Three secrets of successful research collaborations
Posted on: 9 September 2021 by Sawsan Khuri, PhD FHEA FRSA (Length: 312 words - Read time: 1 minute, 31 seconds) in Blog posts
Research collaboration in today’s cross-disciplinary world could involve any number of people from any number of disciplines and sometimes include several organisations.
Editor’s note: Ahead of the National Postdoc Conference 2021 on 24 September we will be publishing a series of blog posts that reflect some of the sessions that will be on offer for researchers. In this post we hear from Sawsan Khuri about the importance of team science.
Research into how teams work has found that there are several things that all successful teams have in common, and that this applies equally to academic research as it does to team work in other sectors. People are people, after all, and work together in much the same ways. Through years of team science training and implementing cross-disciplinary research collaborations, I have learned that these three points always see a team through:
Ensure all team members understand how teams work
The more comfortable the team members are with the different stages of team dynamics and the evolution of a team, the easier onboarding becomes and results start appearing sooner than in teams who jump in without explicit training in team science.
Regularly reaffirm the common goal and the role of each team member
We are all more than our job titles, and the best teams are hyper aware of each team member’s strengths and skills sets, both tangible and intangible, and how these relate to the common goal. It is worth taking the time early on in the project to map this out, and use the visual or documented map to keep everyone aligned through the life of the project.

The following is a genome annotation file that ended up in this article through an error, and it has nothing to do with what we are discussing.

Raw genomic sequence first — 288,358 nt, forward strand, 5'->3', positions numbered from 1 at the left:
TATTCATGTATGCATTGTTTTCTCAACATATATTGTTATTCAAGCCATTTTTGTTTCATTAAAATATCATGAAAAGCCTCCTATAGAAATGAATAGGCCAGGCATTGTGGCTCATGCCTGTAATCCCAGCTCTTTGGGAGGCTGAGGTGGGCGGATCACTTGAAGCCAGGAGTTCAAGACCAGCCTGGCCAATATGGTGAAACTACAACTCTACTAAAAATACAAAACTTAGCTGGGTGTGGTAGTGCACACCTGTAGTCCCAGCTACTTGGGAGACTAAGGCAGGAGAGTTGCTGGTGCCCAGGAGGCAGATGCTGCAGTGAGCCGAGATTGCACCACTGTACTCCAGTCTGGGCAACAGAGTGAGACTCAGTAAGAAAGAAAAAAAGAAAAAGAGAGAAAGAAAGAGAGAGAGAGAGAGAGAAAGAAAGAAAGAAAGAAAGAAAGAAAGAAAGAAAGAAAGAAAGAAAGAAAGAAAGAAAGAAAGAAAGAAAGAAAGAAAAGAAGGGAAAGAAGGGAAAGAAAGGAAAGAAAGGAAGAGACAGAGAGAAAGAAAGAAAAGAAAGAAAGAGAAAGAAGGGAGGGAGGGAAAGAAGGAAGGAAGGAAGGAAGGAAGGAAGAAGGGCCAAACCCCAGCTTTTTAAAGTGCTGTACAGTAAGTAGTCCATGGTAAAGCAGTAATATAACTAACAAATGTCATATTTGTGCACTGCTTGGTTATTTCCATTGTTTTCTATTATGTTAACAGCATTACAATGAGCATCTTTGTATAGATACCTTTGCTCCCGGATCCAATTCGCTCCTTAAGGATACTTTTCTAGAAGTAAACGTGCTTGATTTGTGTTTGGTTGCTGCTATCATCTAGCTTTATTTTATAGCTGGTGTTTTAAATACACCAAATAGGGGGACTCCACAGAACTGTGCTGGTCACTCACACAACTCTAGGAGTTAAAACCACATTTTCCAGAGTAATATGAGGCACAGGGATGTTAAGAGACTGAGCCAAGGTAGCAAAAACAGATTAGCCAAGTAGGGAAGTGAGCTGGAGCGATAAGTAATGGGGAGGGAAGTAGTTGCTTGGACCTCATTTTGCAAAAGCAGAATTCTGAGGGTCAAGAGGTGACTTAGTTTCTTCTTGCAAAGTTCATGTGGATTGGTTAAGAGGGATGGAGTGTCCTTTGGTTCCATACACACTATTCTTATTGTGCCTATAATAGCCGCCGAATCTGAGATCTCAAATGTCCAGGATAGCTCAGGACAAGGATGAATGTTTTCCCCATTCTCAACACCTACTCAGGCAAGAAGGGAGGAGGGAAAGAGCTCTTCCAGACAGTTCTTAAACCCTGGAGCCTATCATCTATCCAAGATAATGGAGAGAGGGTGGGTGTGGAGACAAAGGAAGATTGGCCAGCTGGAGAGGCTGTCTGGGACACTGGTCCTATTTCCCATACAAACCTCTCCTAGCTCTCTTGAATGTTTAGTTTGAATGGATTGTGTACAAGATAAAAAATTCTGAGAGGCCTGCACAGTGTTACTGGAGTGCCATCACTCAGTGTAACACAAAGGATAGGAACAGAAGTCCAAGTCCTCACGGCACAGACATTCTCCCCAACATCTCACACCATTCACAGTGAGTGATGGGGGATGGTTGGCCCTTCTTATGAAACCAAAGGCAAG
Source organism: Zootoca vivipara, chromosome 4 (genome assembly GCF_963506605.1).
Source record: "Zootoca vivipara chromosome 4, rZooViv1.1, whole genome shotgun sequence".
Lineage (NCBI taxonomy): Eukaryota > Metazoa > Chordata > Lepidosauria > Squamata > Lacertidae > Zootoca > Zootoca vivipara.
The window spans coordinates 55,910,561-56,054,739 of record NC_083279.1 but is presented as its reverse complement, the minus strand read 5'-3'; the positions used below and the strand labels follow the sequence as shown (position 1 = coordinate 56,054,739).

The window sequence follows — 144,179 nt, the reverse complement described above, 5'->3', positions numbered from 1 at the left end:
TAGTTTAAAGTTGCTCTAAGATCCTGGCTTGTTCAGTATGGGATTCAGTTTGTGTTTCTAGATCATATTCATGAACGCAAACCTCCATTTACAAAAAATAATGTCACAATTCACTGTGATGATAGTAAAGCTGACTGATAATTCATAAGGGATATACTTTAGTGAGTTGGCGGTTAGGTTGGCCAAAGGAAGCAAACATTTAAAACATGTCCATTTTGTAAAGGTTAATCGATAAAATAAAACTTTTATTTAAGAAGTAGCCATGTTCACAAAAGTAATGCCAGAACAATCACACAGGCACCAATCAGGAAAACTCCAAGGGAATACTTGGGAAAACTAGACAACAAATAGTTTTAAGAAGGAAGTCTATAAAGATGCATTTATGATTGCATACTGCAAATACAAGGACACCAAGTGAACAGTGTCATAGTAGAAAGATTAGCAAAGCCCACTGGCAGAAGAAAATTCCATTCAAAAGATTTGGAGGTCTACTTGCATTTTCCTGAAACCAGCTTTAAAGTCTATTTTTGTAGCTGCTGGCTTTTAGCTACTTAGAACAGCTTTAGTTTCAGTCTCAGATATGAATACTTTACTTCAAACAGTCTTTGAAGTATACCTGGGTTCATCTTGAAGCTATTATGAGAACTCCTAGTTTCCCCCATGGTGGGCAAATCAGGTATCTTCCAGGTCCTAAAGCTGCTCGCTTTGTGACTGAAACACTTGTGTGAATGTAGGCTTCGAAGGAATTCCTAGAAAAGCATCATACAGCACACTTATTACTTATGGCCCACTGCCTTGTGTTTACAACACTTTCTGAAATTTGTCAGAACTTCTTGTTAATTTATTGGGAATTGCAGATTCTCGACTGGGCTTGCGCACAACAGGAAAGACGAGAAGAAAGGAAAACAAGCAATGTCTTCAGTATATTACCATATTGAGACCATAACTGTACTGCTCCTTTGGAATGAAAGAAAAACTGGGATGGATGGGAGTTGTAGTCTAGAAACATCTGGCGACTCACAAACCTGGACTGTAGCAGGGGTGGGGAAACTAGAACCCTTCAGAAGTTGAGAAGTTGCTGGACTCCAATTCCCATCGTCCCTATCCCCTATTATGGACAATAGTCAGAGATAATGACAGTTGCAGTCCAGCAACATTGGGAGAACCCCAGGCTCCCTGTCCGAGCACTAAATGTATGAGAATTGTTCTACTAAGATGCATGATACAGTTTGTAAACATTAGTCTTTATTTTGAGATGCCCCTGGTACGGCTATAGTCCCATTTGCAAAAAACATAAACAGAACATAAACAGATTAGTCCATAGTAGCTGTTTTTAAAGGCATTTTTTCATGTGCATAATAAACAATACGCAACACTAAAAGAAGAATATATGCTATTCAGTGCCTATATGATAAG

Maintain open channels of communication
Transparency, clarity and accountability all feed into the trust equation among team members, their external partners, and equally importantly between the researchers and the intended audience of the results. Include the time and budget for communication in your project plan for more cohesion within your team and more impact for the ultimate results.
About the author
Sawsan Khuri, PhD FHEA FRSA, Director, Collaborative Capacities
Sawsan is an innovation specialist and professional facilitator who began at the lab bench, spent a lot of time in front of a computer, and ended up in leadership positions breaking down disciplinary barriers for collaborative research. She is an active member of the International Network for the Science of Team Science and the International Transdisciplinarity network. She now runs her own company creating synergies among broad ranging stakeholders and working across the academic and business sectors. She continues to contribute to education through a part time lectureship at the University of Exeter College of Medicine and Health. Her major claim to fame is being featured in the Super Cool Scientists Colouring Book (MacSorely 2017)!
To set up an RSS feed for more Researcher blog posts, please copy and paste the below link into your RSS subscriptions area:
If you have not set up an RSS feed before, please follow the instructions in this RSS Feed Setup Guide.